Predicting Persistent Unclear Pain Following Primary Total Knee Arthroplasty Paweł Chodór, Jacek Kruczyński Ortop Traumatol Rehabil 2016; 18(6):527-536 ICID: 1230507
Article type: Review article
IC™ Value: 2.40
Abstract provided by Publisher
Chronic post-surgical pain can be a considerable issue for patients undergoing primary total knee arthroplasty. According to the literature, persistent knee pain is experienced by up to 44% of patients. Most studies on total knee arthroplasty (TKA) outcomes have mainly investigated the biomechanics or function of the operated knee, but chronic pain has never been a primary issue. In recent years several possible predictors of chronic postsurgical pain have been investigated and eventually identified. A younger age, female gender, psychological distress, preoperative pain duration and intensity were all reported to influence chronic postoperative pain rates after total knee arthroplasty.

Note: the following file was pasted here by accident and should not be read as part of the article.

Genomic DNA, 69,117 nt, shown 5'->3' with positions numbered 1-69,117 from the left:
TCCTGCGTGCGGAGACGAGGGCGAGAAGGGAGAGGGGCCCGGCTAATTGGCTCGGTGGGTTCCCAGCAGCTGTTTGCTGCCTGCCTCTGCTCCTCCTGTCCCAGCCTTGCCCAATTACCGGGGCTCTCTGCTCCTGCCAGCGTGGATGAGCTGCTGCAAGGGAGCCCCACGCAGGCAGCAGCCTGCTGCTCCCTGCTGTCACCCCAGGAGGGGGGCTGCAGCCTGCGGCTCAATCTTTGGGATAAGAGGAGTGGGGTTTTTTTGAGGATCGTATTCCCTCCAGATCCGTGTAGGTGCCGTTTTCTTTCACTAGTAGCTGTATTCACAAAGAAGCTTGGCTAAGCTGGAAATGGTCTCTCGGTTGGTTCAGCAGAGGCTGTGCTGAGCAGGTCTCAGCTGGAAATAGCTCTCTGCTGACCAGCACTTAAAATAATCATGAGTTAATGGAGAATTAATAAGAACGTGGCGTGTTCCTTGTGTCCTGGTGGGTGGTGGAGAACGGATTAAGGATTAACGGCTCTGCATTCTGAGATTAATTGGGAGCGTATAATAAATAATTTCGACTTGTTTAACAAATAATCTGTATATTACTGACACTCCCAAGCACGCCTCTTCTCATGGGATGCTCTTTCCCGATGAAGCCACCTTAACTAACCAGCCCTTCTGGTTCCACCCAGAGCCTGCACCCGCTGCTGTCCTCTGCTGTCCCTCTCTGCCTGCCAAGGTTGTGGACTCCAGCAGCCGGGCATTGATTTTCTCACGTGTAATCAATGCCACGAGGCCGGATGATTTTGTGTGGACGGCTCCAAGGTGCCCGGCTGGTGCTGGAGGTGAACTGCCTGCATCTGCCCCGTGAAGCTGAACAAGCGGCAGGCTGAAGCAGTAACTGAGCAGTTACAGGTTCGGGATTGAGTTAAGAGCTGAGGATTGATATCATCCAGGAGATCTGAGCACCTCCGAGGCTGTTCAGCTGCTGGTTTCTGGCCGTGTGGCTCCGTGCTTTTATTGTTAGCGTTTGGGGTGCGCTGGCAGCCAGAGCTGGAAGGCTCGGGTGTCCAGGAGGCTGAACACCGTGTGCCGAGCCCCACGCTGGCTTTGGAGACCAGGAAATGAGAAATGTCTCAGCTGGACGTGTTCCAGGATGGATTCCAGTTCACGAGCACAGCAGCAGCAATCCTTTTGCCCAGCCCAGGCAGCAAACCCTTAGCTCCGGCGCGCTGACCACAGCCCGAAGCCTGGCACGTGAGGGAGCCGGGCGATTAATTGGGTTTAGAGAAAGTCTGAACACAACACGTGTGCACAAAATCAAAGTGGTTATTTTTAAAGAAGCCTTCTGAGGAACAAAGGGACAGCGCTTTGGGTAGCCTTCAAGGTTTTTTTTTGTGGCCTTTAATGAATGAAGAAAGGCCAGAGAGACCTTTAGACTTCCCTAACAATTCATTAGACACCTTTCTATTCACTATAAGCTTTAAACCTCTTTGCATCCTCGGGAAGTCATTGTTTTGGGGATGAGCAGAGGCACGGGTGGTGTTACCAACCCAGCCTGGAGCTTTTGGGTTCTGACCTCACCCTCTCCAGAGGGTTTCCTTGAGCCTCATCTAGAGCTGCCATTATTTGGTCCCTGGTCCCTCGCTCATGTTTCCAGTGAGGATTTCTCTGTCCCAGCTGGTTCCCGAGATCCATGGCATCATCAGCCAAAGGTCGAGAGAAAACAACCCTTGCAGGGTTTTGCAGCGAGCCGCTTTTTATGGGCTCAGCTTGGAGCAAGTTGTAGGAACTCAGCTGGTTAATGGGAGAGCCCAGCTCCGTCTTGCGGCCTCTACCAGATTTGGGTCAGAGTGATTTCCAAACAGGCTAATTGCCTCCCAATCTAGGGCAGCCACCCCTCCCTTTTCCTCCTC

Recently, it has also been hypothesized that preoperative signs of centrally driven hyperalgesia and distorted pain modulation may predict persistent knee pain in some patients. Despite the considerable number of patients suffering from chronic postsurgical pain after TKA, available data is scarce, and well controlled prospective studies are lacking. Predictors of chronic postsurgical pain after total knee arthroplasty have yet to be identified.
Thus, this article is aimed at reviewing current knowledge on persistent pain after knee arthroplasty.
DOI 10.5604/15093492.1230507 PMID 28155832 - click here to show this article in PubMed